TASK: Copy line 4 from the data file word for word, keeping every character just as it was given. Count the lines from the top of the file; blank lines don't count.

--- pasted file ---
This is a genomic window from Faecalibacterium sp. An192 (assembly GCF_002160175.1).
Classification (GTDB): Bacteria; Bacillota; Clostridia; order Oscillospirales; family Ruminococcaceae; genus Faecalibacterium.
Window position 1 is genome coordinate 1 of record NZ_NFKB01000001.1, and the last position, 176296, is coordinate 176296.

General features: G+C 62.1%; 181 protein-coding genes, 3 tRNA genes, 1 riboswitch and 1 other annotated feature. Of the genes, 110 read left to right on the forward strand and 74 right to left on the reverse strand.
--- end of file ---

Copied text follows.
General features: G+C 62.1%; 181 protein-coding genes, 3 tRNA genes, 1 riboswitch and 1 other annotated feature. Of the genes, 110 read left to right on the forward strand and 74 right to left on the reverse strand.